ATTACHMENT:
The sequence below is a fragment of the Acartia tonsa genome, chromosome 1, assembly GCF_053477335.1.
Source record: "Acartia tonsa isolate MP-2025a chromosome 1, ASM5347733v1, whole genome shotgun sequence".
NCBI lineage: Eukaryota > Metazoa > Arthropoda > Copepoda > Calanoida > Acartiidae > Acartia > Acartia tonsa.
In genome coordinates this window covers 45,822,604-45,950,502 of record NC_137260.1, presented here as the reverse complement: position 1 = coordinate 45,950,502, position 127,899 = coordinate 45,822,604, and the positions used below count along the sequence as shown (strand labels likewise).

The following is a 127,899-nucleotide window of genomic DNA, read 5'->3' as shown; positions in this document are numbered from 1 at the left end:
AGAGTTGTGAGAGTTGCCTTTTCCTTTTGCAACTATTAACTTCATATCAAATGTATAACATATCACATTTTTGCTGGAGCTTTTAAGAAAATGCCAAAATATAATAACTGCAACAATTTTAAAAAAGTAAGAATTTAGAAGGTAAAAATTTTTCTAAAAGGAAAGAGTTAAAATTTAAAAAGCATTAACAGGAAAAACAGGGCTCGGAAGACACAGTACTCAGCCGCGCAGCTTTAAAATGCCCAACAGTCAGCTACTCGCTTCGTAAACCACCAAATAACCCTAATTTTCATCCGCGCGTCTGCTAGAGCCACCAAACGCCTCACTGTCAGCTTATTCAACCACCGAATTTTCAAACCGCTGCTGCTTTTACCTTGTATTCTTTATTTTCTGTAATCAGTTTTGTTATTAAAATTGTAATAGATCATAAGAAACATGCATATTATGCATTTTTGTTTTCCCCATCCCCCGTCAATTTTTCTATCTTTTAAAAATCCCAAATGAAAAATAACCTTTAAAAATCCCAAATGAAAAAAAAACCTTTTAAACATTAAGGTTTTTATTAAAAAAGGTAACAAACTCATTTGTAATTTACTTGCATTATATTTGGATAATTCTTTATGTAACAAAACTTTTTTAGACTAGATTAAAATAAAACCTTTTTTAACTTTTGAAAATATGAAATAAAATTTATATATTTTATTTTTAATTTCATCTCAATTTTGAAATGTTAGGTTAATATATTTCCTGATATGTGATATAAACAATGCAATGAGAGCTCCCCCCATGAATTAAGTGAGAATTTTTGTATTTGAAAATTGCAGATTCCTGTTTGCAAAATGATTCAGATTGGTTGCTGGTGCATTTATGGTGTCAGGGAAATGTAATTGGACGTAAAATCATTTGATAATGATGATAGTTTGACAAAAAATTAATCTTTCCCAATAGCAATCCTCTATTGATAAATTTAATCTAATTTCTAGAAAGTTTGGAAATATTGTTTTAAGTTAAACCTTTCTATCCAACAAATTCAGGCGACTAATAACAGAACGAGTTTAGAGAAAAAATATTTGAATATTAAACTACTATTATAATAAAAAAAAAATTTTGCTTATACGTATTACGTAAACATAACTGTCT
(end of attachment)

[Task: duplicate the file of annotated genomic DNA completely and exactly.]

The sequence below is a fragment of the Acartia tonsa genome, chromosome 1, assembly GCF_053477335.1.
Source record: "Acartia tonsa isolate MP-2025a chromosome 1, ASM5347733v1, whole genome shotgun sequence".
NCBI lineage: Eukaryota > Metazoa > Arthropoda > Copepoda > Calanoida > Acartiidae > Acartia > Acartia tonsa.
In genome coordinates this window covers 45,822,604-45,950,502 of record NC_137260.1, presented here as the reverse complement: position 1 = coordinate 45,950,502, position 127,899 = coordinate 45,822,604, and the positions used below count along the sequence as shown (strand labels likewise).

The following is a 127,899-nucleotide window of genomic DNA, read 5'->3' as shown; positions in this document are numbered from 1 at the left end:
AGAGTTGTGAGAGTTGCCTTTTCCTTTTGCAACTATTAACTTCATATCAAATGTATAACATATCACATTTTTGCTGGAGCTTTTAAGAAAATGCCAAAATATAATAACTGCAACAATTTTAAAAAAGTAAGAATTTAGAAGGTAAAAATTTTTCTAAAAGGAAAGAGTTAAAATTTAAAAAGCATTAACAGGAAAAACAGGGCTCGGAAGACACAGTACTCAGCCGCGCAGCTTTAAAATGCCCAACAGTCAGCTACTCGCTTCGTAAACCACCAAATAACCCTAATTTTCATCCGCGCGTCTGCTAGAGCCACCAAACGCCTCACTGTCAGCTTATTCAACCACCGAATTTTCAAACCGCTGCTGCTTTTACCTTGTATTCTTTATTTTCTGTAATCAGTTTTGTTATTAAAATTGTAATAGATCATAAGAAACATGCATATTATGCATTTTTGTTTTCCCCATCCCCCGTCAATTTTTCTATCTTTTAAAAATCCCAAATGAAAAATAACCTTTAAAAATCCCAAATGAAAAAAAAACCTTTTAAACATTAAGGTTTTTATTAAAAAAGGTAACAAACTCATTTGTAATTTACTTGCATTATATTTGGATAATTCTTTATGTAACAAAACTTTTTTAGACTAGATTAAAATAAAACCTTTTTTAACTTTTGAAAATATGAAATAAAATTTATATATTTTATTTTTAATTTCATCTCAATTTTGAAATGTTAGGTTAATATATTTCCTGATATGTGATATAAACAATGCAATGAGAGCTCCCCCCATGAATTAAGTGAGAATTTTTGTATTTGAAAATTGCAGATTCCTGTTTGCAAAATGATTCAGATTGGTTGCTGGTGCATTTATGGTGTCAGGGAAATGTAATTGGACGTAAAATCATTTGATAATGATGATAGTTTGACAAAAAATTAATCTTTCCCAATAGCAATCCTCTATTGATAAATTTAATCTAATTTCTAGAAAGTTTGGAAATATTGTTTTAAGTTAAACCTTTCTATCCAACAAATTCAGGCGACTAATAACAGAACGAGTTTAGAGAAAAAATATTTGAATATTAAACTACTATTATAATAAAAAAAAAATTTTGCTTATACGTATTACGTAAACATAACTGTCT